A Bethesda nonprofit that holds support groups and mind-body classes for cancer patients showed off its new home in the historic Beaumont House on Thursday morning.
Hope Connections for Cancer Support moved to the space, on the Federation of American Societies for Experiemental Biology (FASEB) campus at 9650 Rockville Pike, on April 1. President and CEO Paula Rothenberg said the organization wanted to get out of its previous location, near the Grosvenor Mansion, before that land is redeveloped into a townhome community.
Through a connection to FASEB, Hope Connections was able to claim about a third of the Beaumont House, built in 1929 in a secluded, tree-filled area just south of Pooks Hill Road.
The result is a bucolic new location for the organization’s weekly and monthly cancer support groups, gentle yoga courses, knitting, stich and chat sessions and other free programming.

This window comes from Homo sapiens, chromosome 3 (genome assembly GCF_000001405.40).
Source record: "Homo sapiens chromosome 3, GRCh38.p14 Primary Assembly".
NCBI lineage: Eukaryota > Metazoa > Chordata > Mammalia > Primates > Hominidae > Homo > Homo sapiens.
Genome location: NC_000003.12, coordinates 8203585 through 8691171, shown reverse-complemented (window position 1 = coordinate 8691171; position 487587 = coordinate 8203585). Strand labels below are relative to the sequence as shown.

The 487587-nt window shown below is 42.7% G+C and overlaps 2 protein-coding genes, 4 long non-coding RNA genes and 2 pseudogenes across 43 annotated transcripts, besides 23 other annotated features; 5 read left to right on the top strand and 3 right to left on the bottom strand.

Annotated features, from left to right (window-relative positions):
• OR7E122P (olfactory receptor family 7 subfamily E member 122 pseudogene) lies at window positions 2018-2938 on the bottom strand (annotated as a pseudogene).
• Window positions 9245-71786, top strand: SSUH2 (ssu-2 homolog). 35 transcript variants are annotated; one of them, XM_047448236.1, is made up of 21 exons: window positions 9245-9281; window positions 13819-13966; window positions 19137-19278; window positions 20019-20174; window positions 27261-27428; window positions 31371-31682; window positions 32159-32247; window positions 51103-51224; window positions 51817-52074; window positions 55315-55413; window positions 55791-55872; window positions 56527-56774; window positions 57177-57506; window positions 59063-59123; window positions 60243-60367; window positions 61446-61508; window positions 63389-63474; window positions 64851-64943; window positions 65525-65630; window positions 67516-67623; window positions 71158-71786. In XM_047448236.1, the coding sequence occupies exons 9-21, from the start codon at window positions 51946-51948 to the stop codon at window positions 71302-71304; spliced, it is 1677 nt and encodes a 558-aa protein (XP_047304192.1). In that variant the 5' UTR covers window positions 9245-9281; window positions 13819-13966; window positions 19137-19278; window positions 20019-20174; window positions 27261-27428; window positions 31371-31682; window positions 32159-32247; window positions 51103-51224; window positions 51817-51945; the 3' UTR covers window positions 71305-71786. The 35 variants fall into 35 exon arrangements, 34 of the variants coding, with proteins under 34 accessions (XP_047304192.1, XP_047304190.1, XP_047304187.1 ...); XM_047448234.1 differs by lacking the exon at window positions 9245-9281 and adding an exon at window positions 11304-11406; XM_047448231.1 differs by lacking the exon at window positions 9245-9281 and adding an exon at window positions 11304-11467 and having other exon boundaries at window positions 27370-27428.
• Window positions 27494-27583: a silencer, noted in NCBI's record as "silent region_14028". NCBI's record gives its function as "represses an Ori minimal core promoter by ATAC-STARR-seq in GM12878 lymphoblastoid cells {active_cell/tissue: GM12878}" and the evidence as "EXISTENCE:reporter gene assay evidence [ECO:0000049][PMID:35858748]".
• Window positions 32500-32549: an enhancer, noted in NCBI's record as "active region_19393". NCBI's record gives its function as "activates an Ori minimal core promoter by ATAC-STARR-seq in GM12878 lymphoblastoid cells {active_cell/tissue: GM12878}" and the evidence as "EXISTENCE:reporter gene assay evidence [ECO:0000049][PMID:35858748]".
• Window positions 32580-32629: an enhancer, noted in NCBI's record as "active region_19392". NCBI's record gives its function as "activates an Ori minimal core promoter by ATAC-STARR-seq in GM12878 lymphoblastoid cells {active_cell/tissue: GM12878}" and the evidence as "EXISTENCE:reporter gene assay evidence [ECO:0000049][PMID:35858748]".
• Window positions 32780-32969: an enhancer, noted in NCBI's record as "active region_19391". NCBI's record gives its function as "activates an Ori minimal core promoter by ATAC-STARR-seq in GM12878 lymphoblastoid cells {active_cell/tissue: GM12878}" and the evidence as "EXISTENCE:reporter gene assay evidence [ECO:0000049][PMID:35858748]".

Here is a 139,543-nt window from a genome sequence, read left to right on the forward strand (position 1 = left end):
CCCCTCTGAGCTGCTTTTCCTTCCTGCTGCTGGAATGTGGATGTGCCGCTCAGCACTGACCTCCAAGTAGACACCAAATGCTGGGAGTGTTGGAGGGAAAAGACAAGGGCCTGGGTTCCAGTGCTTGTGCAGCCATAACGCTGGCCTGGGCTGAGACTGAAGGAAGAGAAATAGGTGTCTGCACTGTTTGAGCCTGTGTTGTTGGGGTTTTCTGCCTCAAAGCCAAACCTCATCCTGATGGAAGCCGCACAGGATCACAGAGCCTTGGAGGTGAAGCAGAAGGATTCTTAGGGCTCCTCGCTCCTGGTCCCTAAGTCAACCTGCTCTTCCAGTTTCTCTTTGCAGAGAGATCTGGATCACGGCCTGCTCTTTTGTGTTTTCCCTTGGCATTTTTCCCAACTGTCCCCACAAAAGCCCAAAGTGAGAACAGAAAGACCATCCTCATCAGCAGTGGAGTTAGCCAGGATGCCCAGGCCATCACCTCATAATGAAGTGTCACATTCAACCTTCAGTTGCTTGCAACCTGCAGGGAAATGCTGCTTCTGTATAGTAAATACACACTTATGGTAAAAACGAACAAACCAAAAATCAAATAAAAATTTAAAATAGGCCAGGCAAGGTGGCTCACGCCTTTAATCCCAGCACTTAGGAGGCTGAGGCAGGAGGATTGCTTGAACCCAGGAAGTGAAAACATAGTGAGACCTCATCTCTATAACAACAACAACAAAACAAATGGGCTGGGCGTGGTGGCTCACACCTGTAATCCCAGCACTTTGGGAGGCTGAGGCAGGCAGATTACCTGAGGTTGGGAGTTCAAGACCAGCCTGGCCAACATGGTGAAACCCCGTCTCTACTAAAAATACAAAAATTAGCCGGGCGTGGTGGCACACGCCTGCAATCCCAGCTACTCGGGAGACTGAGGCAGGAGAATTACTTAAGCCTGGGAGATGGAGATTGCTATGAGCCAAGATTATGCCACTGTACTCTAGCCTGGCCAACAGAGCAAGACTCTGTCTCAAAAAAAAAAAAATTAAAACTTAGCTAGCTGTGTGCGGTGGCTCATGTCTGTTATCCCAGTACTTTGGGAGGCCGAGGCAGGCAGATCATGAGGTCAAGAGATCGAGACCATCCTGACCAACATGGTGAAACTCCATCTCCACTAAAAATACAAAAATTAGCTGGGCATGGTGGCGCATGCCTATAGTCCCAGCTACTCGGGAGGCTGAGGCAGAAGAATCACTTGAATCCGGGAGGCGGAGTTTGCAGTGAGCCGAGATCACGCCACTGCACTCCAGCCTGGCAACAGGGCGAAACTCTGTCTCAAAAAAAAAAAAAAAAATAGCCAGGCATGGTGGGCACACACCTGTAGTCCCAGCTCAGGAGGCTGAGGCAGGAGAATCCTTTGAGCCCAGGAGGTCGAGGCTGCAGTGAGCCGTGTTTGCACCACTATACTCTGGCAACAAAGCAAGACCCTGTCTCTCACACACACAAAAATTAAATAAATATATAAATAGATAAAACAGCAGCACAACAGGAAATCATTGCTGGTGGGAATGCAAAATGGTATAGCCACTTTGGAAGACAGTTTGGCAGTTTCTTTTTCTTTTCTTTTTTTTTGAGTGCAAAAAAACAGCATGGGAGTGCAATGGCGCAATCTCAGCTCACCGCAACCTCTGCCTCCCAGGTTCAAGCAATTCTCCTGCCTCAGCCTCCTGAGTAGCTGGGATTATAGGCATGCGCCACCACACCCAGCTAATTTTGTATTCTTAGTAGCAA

“We don’t do the medicine. We provide free programs of emotional support,” Rothenberg said. “We don’t charge a penny for the work we do because we don’t want this to be a choice for people. We want our doors to be open to anyone.”
Bonnie and Bernie Kogod started the foundation in 2005 to honor their daughter, Michelle Susan Kogod, who died of cancer at age 18. They were in attendance for Thursday’s ribbon cutting ceremony.
So was County Councilmember Roger Berliner (D-Bethesda-Potomac) and Del. Bill Frick (D-Dist. 16). They both spoke about the value they felt Hope Connections brings to the area, one that is already full of medical facilities conducting research and treating a wide range of diseases.